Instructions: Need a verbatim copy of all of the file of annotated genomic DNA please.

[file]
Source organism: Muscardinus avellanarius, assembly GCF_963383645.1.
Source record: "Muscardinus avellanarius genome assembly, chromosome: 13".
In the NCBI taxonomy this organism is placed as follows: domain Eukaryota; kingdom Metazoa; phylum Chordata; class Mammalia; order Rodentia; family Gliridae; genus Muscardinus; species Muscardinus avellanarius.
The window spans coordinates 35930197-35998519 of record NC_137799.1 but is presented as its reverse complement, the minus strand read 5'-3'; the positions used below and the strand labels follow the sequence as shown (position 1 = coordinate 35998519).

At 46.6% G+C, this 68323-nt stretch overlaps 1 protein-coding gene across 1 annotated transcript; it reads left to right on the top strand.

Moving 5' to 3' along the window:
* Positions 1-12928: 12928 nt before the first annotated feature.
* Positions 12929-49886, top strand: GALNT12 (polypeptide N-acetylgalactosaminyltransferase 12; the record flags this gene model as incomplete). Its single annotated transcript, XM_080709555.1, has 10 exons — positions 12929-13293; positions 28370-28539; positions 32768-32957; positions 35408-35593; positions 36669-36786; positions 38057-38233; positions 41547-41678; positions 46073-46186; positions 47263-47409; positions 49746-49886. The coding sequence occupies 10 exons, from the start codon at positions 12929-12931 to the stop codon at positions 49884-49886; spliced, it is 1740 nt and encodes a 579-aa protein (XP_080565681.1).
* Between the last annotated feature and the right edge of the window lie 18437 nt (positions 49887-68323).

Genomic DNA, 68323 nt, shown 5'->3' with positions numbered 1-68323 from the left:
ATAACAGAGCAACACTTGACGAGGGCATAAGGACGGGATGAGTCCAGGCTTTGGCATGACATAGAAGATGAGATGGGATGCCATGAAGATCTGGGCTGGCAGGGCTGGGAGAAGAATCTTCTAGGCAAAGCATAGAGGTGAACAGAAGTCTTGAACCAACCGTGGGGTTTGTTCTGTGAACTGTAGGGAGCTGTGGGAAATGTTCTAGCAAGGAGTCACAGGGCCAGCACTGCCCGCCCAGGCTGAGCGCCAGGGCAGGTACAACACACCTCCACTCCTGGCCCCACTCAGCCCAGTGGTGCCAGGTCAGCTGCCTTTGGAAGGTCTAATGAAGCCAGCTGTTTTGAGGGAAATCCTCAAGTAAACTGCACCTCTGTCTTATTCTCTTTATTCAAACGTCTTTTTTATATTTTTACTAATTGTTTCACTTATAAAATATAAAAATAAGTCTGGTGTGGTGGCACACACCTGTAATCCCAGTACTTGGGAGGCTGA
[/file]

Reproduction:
Source organism: Muscardinus avellanarius, assembly GCF_963383645.1.
Source record: "Muscardinus avellanarius genome assembly, chromosome: 13".
In the NCBI taxonomy this organism is placed as follows: domain Eukaryota; kingdom Metazoa; phylum Chordata; class Mammalia; order Rodentia; family Gliridae; genus Muscardinus; species Muscardinus avellanarius.
The window spans coordinates 35930197-35998519 of record NC_137799.1 but is presented as its reverse complement, the minus strand read 5'-3'; the positions used below and the strand labels follow the sequence as shown (position 1 = coordinate 35998519).

At 46.6% G+C, this 68323-nt stretch overlaps 1 protein-coding gene across 1 annotated transcript; it reads left to right on the top strand.

Moving 5' to 3' along the window:
* Positions 1-12928: 12928 nt before the first annotated feature.
* Positions 12929-49886, top strand: GALNT12 (polypeptide N-acetylgalactosaminyltransferase 12; the record flags this gene model as incomplete). Its single annotated transcript, XM_080709555.1, has 10 exons — positions 12929-13293; positions 28370-28539; positions 32768-32957; positions 35408-35593; positions 36669-36786; positions 38057-38233; positions 41547-41678; positions 46073-46186; positions 47263-47409; positions 49746-49886. The coding sequence occupies 10 exons, from the start codon at positions 12929-12931 to the stop codon at positions 49884-49886; spliced, it is 1740 nt and encodes a 579-aa protein (XP_080565681.1).
* Between the last annotated feature and the right edge of the window lie 18437 nt (positions 49887-68323).

Genomic DNA, 68323 nt, shown 5'->3' with positions numbered 1-68323 from the left:
ATAACAGAGCAACACTTGACGAGGGCATAAGGACGGGATGAGTCCAGGCTTTGGCATGACATAGAAGATGAGATGGGATGCCATGAAGATCTGGGCTGGCAGGGCTGGGAGAAGAATCTTCTAGGCAAAGCATAGAGGTGAACAGAAGTCTTGAACCAACCGTGGGGTTTGTTCTGTGAACTGTAGGGAGCTGTGGGAAATGTTCTAGCAAGGAGTCACAGGGCCAGCACTGCCCGCCCAGGCTGAGCGCCAGGGCAGGTACAACACACCTCCACTCCTGGCCCCACTCAGCCCAGTGGTGCCAGGTCAGCTGCCTTTGGAAGGTCTAATGAAGCCAGCTGTTTTGAGGGAAATCCTCAAGTAAACTGCACCTCTGTCTTATTCTCTTTATTCAAACGTCTTTTTTATATTTTTACTAATTGTTTCACTTATAAAATATAAAAATAAGTCTGGTGTGGTGGCACACACCTGTAATCCCAGTACTTGGGAGGCTGA